admin | November 9, 2015
Dwindling water levels are affecting Malawi’s hydroelectric power supply and putting more pressure on the country’s already stressed forests, officials say.
The Electricity Supply Corporation of Malawi says the amount of electricity it generates through three plants on the Shire River has fallen by 66 per cent because of Lake Malawi’s declining water level. Experts blame the decline on erratic rains made worse by the changing climate.
Joseph Kalowekamo is the deputy Director of the Department of Energy Affairs. He says, “People are now using charcoal and firewood more because [electricity] is intermittent due to [frequent power cuts].”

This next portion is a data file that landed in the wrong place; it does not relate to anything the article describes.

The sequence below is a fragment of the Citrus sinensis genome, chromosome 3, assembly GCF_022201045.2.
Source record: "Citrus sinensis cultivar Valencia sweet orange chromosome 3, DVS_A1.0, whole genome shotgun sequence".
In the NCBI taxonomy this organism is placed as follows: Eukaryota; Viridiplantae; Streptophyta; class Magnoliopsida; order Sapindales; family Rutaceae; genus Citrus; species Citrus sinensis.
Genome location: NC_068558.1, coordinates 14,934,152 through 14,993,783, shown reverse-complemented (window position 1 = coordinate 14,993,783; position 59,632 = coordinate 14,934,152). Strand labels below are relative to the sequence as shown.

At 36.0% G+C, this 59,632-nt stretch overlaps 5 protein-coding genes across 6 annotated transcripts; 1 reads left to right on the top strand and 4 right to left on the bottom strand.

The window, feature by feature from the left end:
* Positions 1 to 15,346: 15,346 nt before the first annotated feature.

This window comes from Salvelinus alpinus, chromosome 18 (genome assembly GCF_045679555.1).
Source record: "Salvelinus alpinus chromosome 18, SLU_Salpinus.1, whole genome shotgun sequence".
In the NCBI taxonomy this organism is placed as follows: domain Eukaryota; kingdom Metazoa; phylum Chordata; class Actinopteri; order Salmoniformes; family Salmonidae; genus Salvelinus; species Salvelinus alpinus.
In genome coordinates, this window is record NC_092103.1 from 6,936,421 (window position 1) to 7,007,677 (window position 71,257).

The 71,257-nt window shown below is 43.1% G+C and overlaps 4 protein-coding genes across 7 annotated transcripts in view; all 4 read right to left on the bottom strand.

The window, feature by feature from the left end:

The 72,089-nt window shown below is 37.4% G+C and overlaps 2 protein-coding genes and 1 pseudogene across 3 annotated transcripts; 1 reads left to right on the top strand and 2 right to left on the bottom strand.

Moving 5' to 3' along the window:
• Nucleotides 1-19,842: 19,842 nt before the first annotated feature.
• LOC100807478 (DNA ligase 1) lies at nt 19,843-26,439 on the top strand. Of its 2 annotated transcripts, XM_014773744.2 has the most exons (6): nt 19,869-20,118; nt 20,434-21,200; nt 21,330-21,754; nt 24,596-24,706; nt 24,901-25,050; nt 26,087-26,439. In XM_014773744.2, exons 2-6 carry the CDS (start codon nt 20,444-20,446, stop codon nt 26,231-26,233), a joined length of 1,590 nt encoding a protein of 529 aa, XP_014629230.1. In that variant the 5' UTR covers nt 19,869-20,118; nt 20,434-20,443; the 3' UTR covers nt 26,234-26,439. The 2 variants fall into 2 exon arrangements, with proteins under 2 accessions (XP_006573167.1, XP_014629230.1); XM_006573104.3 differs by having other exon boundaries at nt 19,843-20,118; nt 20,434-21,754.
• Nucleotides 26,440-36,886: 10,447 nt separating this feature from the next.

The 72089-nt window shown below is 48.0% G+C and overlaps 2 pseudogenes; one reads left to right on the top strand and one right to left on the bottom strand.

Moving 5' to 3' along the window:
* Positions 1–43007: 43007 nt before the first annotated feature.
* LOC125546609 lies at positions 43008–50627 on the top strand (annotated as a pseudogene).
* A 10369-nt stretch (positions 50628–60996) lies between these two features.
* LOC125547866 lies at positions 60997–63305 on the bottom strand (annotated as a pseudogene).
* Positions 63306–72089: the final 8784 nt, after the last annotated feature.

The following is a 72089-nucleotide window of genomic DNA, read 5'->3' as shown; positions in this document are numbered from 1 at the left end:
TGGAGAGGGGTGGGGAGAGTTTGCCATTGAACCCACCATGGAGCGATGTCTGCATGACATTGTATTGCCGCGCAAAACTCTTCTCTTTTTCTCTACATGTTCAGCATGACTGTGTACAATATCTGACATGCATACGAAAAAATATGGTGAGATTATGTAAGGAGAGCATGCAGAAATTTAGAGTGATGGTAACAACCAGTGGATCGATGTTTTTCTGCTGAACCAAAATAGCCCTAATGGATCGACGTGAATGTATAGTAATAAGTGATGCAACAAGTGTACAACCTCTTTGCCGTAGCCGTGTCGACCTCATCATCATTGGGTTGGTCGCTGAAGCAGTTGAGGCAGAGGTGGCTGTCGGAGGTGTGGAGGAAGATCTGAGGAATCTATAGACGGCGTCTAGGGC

The shift to firewood could create a vicious circle in Malawi—deforestation in Lake Malawi’s catchment areas may reduce rainfall which will, in turn, further reduce power generation.
To read the full article, go to: http://www.trust.org/item/20151029105543-s533t/
Photo: A man prepares fish beside Lake Malawi, 120 km (75 miles) east of Malawi’s capital Lilongwe in this April 2009 file photo. Credit: REUTERS/Antony Njuguna